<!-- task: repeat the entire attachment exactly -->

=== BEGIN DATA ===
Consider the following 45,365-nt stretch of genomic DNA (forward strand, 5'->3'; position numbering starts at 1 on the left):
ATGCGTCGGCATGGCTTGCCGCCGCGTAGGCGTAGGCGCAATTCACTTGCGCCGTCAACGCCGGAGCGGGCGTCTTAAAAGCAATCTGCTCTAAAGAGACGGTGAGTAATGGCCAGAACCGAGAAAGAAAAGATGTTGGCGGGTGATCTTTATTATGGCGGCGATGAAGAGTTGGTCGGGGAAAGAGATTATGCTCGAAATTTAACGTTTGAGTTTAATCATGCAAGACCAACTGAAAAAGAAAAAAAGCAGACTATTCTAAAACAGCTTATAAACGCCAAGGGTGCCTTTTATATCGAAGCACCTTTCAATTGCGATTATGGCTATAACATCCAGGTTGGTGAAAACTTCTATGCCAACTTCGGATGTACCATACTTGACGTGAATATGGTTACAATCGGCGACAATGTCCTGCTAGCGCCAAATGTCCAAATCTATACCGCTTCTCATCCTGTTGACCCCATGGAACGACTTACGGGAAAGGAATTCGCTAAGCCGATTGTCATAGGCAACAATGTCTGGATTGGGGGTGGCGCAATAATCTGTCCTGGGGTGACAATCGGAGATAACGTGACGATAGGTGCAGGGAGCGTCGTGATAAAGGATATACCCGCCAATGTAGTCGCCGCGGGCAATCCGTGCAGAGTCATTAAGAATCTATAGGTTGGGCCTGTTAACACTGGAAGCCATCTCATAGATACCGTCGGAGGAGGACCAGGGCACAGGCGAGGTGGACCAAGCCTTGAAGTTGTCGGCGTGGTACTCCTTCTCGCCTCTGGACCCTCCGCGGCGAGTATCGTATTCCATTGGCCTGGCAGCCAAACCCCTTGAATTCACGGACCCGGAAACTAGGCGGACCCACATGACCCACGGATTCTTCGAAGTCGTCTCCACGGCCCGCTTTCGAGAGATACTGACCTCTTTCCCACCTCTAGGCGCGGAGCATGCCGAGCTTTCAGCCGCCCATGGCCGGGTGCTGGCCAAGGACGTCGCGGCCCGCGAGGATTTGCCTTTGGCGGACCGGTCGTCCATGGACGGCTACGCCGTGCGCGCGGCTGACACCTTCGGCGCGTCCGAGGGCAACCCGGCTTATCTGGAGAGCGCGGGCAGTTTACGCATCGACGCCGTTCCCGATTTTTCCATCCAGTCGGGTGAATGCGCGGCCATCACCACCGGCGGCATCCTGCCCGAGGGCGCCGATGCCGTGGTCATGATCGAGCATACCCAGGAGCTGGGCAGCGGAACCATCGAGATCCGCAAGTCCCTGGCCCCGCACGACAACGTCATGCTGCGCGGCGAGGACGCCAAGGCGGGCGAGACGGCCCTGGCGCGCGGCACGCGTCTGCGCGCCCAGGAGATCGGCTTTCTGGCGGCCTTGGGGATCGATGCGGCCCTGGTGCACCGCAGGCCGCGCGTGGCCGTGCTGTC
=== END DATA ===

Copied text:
Consider the following 45,365-nt stretch of genomic DNA (forward strand, 5'->3'; position numbering starts at 1 on the left):
ATGCGTCGGCATGGCTTGCCGCCGCGTAGGCGTAGGCGCAATTCACTTGCGCCGTCAACGCCGGAGCGGGCGTCTTAAAAGCAATCTGCTCTAAAGAGACGGTGAGTAATGGCCAGAACCGAGAAAGAAAAGATGTTGGCGGGTGATCTTTATTATGGCGGCGATGAAGAGTTGGTCGGGGAAAGAGATTATGCTCGAAATTTAACGTTTGAGTTTAATCATGCAAGACCAACTGAAAAAGAAAAAAAGCAGACTATTCTAAAACAGCTTATAAACGCCAAGGGTGCCTTTTATATCGAAGCACCTTTCAATTGCGATTATGGCTATAACATCCAGGTTGGTGAAAACTTCTATGCCAACTTCGGATGTACCATACTTGACGTGAATATGGTTACAATCGGCGACAATGTCCTGCTAGCGCCAAATGTCCAAATCTATACCGCTTCTCATCCTGTTGACCCCATGGAACGACTTACGGGAAAGGAATTCGCTAAGCCGATTGTCATAGGCAACAATGTCTGGATTGGGGGTGGCGCAATAATCTGTCCTGGGGTGACAATCGGAGATAACGTGACGATAGGTGCAGGGAGCGTCGTGATAAAGGATATACCCGCCAATGTAGTCGCCGCGGGCAATCCGTGCAGAGTCATTAAGAATCTATAGGTTGGGCCTGTTAACACTGGAAGCCATCTCATAGATACCGTCGGAGGAGGACCAGGGCACAGGCGAGGTGGACCAAGCCTTGAAGTTGTCGGCGTGGTACTCCTTCTCGCCTCTGGACCCTCCGCGGCGAGTATCGTATTCCATTGGCCTGGCAGCCAAACCCCTTGAATTCACGGACCCGGAAACTAGGCGGACCCACATGACCCACGGATTCTTCGAAGTCGTCTCCACGGCCCGCTTTCGAGAGATACTGACCTCTTTCCCACCTCTAGGCGCGGAGCATGCCGAGCTTTCAGCCGCCCATGGCCGGGTGCTGGCCAAGGACGTCGCGGCCCGCGAGGATTTGCCTTTGGCGGACCGGTCGTCCATGGACGGCTACGCCGTGCGCGCGGCTGACACCTTCGGCGCGTCCGAGGGCAACCCGGCTTATCTGGAGAGCGCGGGCAGTTTACGCATCGACGCCGTTCCCGATTTTTCCATCCAGTCGGGTGAATGCGCGGCCATCACCACCGGCGGCATCCTGCCCGAGGGCGCCGATGCCGTGGTCATGATCGAGCATACCCAGGAGCTGGGCAGCGGAACCATCGAGATCCGCAAGTCCCTGGCCCCGCACGACAACGTCATGCTGCGCGGCGAGGACGCCAAGGCGGGCGAGACGGCCCTGGCGCGCGGCACGCGTCTGCGCGCCCAGGAGATCGGCTTTCTGGCGGCCTTGGGGATCGATGCGGCCCTGGTGCACCGCAGGCCGCGCGTGGCCGTGCTGTC